With Giant Salvinia spread throughout the Lake now, 2007 could prove disastrous with no physical restrictions on its growth and unlimited nutrients and sunlight available to it across the Lake. The time to act is now!!! Giant Salvinia is not going to go away on its own. We can treat the 300 or so acres immediately, or we can treat multiples of those acres next month. And, of course, we can spend money now or spend multiples of that money next month.

If there is a good thing about Giant Salvinia, it can be killed with herbicide applications. Since it floats on the surface, herbicides can be applied directly on the plant. This differs greatly from Hydrilla in that Hydrilla grows from the bottom and only leaves the “topped out” portion exposed for direct herbicide applications. While many people resist the use of herbicides, the use of herbicides on Giant Salvinia is a necessity (no other solution, such as White Amur for Hydrilla, is known).

Herbicide applications on Giant Salvinia (and Water Hyacinth…..a floating plant like Giant Salvinia and often found living harmoniously with Giant Salvinia) begin next week. The maximum projected cost for this application is $80,000, and the LCA will share the cost on a 50/50 basis with SJRA.

You will soon see and hear Fund Raising efforts by the LCA regarding monies needed for the treatment of Giant Salvinia and Water Hyacinth. It should be noted that the LCA has obtained preliminary endorsement of this Fund Raising campaign from angling organizations such a Texas BASS Federation (anglers have always recognized the devastating effects of Giant Salvinia). Meetings are being held next week with BASS to work out a joint Fund Raising effort where support is requested from residents, businesses AND anglers. These Fund Raising efforts have been endorsed by TPWD and SJRA.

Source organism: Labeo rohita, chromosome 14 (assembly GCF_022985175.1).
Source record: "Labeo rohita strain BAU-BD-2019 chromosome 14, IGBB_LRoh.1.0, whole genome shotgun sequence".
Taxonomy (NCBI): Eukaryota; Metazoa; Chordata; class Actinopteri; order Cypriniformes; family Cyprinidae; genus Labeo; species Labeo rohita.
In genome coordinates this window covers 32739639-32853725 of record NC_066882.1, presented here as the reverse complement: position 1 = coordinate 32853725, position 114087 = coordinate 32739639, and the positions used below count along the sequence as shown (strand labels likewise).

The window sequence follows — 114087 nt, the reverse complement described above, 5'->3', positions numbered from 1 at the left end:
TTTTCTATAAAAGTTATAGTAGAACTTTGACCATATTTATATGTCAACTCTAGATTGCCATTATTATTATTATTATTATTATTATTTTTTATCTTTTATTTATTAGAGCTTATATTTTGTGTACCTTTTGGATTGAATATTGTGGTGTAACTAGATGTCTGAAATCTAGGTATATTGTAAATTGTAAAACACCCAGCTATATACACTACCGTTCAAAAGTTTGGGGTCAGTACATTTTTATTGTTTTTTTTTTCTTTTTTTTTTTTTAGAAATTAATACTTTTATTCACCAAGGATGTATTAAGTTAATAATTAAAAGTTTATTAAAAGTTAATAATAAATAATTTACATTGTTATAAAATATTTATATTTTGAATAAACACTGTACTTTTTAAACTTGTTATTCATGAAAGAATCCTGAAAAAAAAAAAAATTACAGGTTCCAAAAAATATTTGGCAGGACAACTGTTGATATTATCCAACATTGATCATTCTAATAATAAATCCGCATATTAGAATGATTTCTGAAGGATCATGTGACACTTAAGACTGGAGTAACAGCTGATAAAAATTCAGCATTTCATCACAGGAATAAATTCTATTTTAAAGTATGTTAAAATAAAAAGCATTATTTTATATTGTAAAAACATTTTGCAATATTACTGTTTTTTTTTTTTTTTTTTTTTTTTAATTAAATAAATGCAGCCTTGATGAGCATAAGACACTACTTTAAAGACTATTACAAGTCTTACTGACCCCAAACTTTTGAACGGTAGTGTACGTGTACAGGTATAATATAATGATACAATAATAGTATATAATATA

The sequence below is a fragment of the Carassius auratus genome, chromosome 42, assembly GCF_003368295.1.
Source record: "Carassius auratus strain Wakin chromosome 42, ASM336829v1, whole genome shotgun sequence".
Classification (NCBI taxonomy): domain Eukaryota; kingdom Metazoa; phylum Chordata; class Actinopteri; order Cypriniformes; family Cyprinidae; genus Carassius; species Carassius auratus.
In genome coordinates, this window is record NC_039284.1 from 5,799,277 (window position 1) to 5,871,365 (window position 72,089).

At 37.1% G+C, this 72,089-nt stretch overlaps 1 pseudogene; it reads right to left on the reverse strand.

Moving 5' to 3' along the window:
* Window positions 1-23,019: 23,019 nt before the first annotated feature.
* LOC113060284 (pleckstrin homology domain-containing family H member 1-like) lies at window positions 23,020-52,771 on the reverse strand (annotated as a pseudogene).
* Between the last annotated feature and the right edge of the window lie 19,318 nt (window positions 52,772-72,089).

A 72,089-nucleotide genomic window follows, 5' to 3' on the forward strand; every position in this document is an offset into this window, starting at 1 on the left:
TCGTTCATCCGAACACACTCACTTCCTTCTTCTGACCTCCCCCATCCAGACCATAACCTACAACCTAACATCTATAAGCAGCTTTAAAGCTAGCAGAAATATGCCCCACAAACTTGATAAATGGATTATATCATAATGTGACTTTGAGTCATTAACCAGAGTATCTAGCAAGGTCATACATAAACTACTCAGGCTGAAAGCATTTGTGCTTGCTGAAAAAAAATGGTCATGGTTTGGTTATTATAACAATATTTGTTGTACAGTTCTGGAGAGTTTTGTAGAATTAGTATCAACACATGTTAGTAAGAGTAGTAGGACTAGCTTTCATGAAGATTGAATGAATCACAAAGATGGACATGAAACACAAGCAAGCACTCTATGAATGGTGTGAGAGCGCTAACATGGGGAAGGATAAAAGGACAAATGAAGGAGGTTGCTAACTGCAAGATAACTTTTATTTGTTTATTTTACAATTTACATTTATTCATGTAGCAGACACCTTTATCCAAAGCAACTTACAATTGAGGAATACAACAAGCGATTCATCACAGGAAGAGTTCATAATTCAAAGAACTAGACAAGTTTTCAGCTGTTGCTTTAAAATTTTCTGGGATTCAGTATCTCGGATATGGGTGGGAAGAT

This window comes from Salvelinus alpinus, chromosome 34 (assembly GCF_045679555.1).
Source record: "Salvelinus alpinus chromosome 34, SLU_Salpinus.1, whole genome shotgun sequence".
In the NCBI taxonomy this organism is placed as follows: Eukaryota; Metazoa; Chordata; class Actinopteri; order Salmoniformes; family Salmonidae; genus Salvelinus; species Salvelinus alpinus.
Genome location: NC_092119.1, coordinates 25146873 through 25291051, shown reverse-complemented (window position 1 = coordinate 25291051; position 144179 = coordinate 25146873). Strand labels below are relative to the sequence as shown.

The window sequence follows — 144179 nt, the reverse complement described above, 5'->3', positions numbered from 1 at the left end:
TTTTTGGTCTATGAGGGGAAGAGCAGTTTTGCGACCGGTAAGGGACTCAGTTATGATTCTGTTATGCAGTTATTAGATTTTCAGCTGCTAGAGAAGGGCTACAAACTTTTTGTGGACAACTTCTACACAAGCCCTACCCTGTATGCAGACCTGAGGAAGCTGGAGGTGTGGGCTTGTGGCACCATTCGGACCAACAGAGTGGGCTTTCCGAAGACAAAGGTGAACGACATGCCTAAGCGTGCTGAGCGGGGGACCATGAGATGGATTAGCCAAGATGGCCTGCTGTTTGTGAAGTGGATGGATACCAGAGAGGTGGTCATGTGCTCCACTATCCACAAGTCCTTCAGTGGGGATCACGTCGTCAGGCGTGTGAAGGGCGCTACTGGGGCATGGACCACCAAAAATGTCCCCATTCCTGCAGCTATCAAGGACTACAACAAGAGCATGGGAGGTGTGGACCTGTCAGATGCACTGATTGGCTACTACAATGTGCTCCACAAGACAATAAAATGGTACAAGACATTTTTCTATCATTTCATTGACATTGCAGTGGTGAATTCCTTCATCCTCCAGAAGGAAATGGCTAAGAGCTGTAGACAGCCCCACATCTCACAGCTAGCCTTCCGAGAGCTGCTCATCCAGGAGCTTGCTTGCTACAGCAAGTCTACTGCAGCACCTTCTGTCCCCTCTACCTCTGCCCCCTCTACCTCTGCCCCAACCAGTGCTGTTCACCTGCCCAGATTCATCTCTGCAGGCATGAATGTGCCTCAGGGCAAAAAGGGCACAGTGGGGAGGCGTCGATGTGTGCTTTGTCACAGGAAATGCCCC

LCA BANK BALANCE AND FUND RAISING EFFORTS:

The LCA currently holds approximately $152,000 from previous Fund Raising efforts. From this balance, $32,000 will be paid next week for the LCA’s 50% portion of the 10,000 White Amur placed in the Lake over the past three (3) weeks. An estimated $40,000 will be paid during the next month for the LCA’s 50% portion of Giant Salvinia and Water Hyacinth herbicide applications. Deducting these two payments, the LCA will have a remaining balance of $80,000. When further additions of White Amur are approved in 2007 and funds are needed for potential Giant Salvinia herbicide applications, the LCA could find itself without the monies needed to return Lake Conroe to its previously enjoyable and safe condition. Therefore, Fund Raising continues to be a priority for the LCA….and you.